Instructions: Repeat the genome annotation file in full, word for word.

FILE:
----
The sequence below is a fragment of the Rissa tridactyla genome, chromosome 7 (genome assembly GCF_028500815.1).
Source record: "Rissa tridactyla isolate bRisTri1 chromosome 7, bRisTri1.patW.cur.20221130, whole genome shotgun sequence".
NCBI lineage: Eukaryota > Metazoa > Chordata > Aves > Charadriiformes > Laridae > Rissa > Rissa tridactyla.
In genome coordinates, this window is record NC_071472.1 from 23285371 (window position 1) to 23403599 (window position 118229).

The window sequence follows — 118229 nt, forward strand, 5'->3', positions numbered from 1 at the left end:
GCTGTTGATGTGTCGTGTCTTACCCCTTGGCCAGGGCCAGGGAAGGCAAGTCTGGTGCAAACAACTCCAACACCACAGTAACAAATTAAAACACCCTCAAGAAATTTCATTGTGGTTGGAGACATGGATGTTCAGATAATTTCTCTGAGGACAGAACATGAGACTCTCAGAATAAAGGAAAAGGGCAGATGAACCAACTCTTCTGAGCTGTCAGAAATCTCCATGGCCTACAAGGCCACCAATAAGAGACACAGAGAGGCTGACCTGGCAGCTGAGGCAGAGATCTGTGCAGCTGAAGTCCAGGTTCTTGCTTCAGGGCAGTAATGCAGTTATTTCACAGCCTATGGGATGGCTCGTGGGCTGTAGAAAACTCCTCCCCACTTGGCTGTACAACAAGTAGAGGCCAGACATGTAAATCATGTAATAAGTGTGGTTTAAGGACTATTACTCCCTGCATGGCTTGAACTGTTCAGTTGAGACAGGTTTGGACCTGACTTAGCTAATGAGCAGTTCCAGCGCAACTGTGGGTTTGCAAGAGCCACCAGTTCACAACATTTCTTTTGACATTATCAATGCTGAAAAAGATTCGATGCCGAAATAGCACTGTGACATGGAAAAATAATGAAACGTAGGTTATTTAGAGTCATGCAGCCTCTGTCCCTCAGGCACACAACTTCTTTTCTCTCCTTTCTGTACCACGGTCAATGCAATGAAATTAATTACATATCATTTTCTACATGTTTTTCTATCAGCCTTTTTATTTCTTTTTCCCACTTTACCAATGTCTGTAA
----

The sequence below is a fragment of the Rissa tridactyla genome, chromosome 7 (genome assembly GCF_028500815.1).
Source record: "Rissa tridactyla isolate bRisTri1 chromosome 7, bRisTri1.patW.cur.20221130, whole genome shotgun sequence".
NCBI lineage: Eukaryota > Metazoa > Chordata > Aves > Charadriiformes > Laridae > Rissa > Rissa tridactyla.
In genome coordinates, this window is record NC_071472.1 from 23285371 (window position 1) to 23403599 (window position 118229).

The window sequence follows — 118229 nt, forward strand, 5'->3', positions numbered from 1 at the left end:
GCTGTTGATGTGTCGTGTCTTACCCCTTGGCCAGGGCCAGGGAAGGCAAGTCTGGTGCAAACAACTCCAACACCACAGTAACAAATTAAAACACCCTCAAGAAATTTCATTGTGGTTGGAGACATGGATGTTCAGATAATTTCTCTGAGGACAGAACATGAGACTCTCAGAATAAAGGAAAAGGGCAGATGAACCAACTCTTCTGAGCTGTCAGAAATCTCCATGGCCTACAAGGCCACCAATAAGAGACACAGAGAGGCTGACCTGGCAGCTGAGGCAGAGATCTGTGCAGCTGAAGTCCAGGTTCTTGCTTCAGGGCAGTAATGCAGTTATTTCACAGCCTATGGGATGGCTCGTGGGCTGTAGAAAACTCCTCCCCACTTGGCTGTACAACAAGTAGAGGCCAGACATGTAAATCATGTAATAAGTGTGGTTTAAGGACTATTACTCCCTGCATGGCTTGAACTGTTCAGTTGAGACAGGTTTGGACCTGACTTAGCTAATGAGCAGTTCCAGCGCAACTGTGGGTTTGCAAGAGCCACCAGTTCACAACATTTCTTTTGACATTATCAATGCTGAAAAAGATTCGATGCCGAAATAGCACTGTGACATGGAAAAATAATGAAACGTAGGTTATTTAGAGTCATGCAGCCTCTGTCCCTCAGGCACACAACTTCTTTTCTCTCCTTTCTGTACCACGGTCAATGCAATGAAATTAATTACATATCATTTTCTACATGTTTTTCTATCAGCCTTTTTATTTCTTTTTCCCACTTTACCAATGTCTGTAA